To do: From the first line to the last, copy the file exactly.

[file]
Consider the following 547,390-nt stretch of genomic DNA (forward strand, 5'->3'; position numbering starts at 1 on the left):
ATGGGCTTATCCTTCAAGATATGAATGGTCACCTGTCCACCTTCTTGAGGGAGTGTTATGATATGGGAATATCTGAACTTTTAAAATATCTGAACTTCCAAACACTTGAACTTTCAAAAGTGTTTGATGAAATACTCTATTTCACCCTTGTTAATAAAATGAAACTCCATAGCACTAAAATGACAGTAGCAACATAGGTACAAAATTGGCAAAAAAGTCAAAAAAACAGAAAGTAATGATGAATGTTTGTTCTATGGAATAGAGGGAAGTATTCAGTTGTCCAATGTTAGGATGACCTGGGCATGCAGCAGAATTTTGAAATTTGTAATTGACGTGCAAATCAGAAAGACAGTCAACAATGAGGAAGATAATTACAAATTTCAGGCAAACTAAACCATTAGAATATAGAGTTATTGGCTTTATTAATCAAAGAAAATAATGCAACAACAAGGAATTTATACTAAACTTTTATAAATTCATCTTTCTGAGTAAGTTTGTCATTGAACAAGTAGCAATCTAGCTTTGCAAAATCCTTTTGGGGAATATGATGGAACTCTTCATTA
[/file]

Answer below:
Consider the following 547,390-nt stretch of genomic DNA (forward strand, 5'->3'; position numbering starts at 1 on the left):
ATGGGCTTATCCTTCAAGATATGAATGGTCACCTGTCCACCTTCTTGAGGGAGTGTTATGATATGGGAATATCTGAACTTTTAAAATATCTGAACTTCCAAACACTTGAACTTTCAAAAGTGTTTGATGAAATACTCTATTTCACCCTTGTTAATAAAATGAAACTCCATAGCACTAAAATGACAGTAGCAACATAGGTACAAAATTGGCAAAAAAGTCAAAAAAACAGAAAGTAATGATGAATGTTTGTTCTATGGAATAGAGGGAAGTATTCAGTTGTCCAATGTTAGGATGACCTGGGCATGCAGCAGAATTTTGAAATTTGTAATTGACGTGCAAATCAGAAAGACAGTCAACAATGAGGAAGATAATTACAAATTTCAGGCAAACTAAACCATTAGAATATAGAGTTATTGGCTTTATTAATCAAAGAAAATAATGCAACAACAAGGAATTTATACTAAACTTTTATAAATTCATCTTTCTGAGTAAGTTTGTCATTGAACAAGTAGCAATCTAGCTTTGCAAAATCCTTTTGGGGAATATGATGGAACTCTTCATTA